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1.1 : Gross Value Added of the UK agri-food sector, 2016 provisional
|Agriculture and Fishing||£9.0bn|
|Food and Drink Manufacturing||£28.8bn|
|Food and Drink Wholesaling||£12.0bn|
|Food and Drink Retailing||£29.8bn|
The agri-food sector contributed £112.0 billion or 6.4% to national Gross Value Added in 2016.
The GVA of the food sector (excluding agriculture and fishing) increased 1.0% in 2016, following a 4.6% increase in 2015. Wholesaling GVA increased by 9.4%, whilst manufacturing increased by 3.5% and catering rose by 0.9%. Retailing GVA fell by 4.1%.
Longer term, the food sector (excluding agriculture and fishing) increased by 76.0% between 2000 and 2016 while the whole economy increased by 78.9%. The food sector has less scope for growth as there is a limit to consumer intake capacity and therefore it relies largely on quality improvements.
In 2015 there was a net decrease of about 120 in the number of active enterprises in the food sector.1
1.2 : Trends in the total factor productivity of the UK food sector
Total factor productivity 2 of the UK food chain beyond the farmgate has risen by 0.3% between 2014 and 2015. Productivity in the wider economy has increased in 2015 by 1.0%.
The TFP of the UK food sector is an indicator of the efficiency and competitiveness of the food industry within the UK. An increase in TFP indicates the industry is improving its competitiveness. In 2015, productivity in catering saw the highest increase of 1.6 per cent, while food wholesaling 3 saw the largest decrease of 1.4 per cent. The calculation is based on reliable data on business sales and costs, employment by industry and on price indices all collected by the Office for National Statistics.
2 See Glossary for definition of Total Factor Productivity.
3 Wholesaling includes tobacco (SIC 46.35).
1.3 : Agri-food sector employees (GB), Q1 2017
|Q1 2017||million employees|
|Agriculture and Fishing||0.43|
|Food and Drink Manufacturing||0.39|
|Food and Drink Wholesaling||0.23|
|Food and Drink Retailing||1.12|
|Total food sector||3.41|
|Total agri-food sector||3.84|
The food sector4 in GB employed 3.4 million people in Q1 2017 (3.8 million if agriculture and fishing are included along with self-employed farmers), a 1.3% decrease on a year earlier. It covered 11.6% of GB employment in Q1 2017 (13.1% if agriculture and fishing are included along with self-employed farmers).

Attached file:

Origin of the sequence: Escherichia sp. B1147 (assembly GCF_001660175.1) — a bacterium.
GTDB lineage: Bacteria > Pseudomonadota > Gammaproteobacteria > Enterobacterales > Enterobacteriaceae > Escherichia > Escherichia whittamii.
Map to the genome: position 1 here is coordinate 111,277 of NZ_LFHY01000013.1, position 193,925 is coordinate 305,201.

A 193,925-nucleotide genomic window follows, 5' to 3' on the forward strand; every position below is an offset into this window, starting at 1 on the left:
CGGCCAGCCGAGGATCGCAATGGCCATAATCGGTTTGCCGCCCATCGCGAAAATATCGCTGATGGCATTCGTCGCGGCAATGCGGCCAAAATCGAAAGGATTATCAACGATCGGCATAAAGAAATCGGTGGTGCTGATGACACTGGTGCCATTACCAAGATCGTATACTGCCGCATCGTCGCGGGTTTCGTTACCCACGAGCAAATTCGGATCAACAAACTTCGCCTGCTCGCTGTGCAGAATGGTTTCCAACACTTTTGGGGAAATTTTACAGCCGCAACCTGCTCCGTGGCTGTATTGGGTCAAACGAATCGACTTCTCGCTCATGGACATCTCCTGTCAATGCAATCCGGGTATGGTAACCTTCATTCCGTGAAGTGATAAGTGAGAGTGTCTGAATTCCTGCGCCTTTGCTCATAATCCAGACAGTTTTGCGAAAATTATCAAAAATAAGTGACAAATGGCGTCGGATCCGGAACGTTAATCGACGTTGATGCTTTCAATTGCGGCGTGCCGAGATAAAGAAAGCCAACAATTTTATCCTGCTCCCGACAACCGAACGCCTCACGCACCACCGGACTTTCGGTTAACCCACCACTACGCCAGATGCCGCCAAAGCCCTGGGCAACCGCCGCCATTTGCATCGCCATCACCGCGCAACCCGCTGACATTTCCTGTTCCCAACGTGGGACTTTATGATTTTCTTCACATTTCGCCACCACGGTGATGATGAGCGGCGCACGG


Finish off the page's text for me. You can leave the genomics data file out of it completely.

Non-residential catering accounted for 49% of the post-farm gate food chain in Q1 2017. Employment in this sector increased 1.6% on a year earlier, equating to around 26,000 jobs. Retailing accounted for around one third of food chain jobs (excluding agriculture) in Q1 2017 and decreased by 3.6% from a year earlier, or around 40,000 jobs.
In Q1 2017, one half of food sector jobs were part time. Women accounted for 57% of employees in food retailing and 53% in non-residential catering.
4 ‘Food’ includes non-alcoholic drinks. ‘Drink’ is alcoholic drinks
1.4 : UK food and drink manufacturing by product type
|Product||Number of SMEs in 2016|
|Meat and meat products||785|
|Fish and crustaceans||255|
|Fruit and vegetables||375|
|Oils and fats||35|
|Grain and starch products||105|
|Other food products||1,160|
|Prepared animal feeds||315|
|Product||GVA of sector in 2016 £ billion|
|Meat and meat products||4.4|
|Fish and crustaceans||0.7|
|Fruit and vegetables||1.8|
|Oils and fats||0.1|
|Grain and starch products||1.3|
|Other food products||6.0|
|Prepared animal feeds||1.8|
There were approximately 6,600 micro, small and medium sized enterprises (SMEs) in the food and drink sector with turnover of around £19 billion and 115,000 employees in 2016. In the food sector (excluding beverages) SMEs accounted for 96% of businesses, 27% of employment and 19% of turnover. Around a third of the SMEs are manufacturers of bakery products.
In terms of Gross Value Added (GVA) 5 beverages (including soft drinks and mineral water) is the largest manufacturing group with a value of £6.7 billion in 2016; contributing 23% to the total food and drink manufacturing GVA.
The ‘other food products’ category had a GVA of £6.0 billion. This includes items such as prepared meals, confectionery, condiments and seasonings.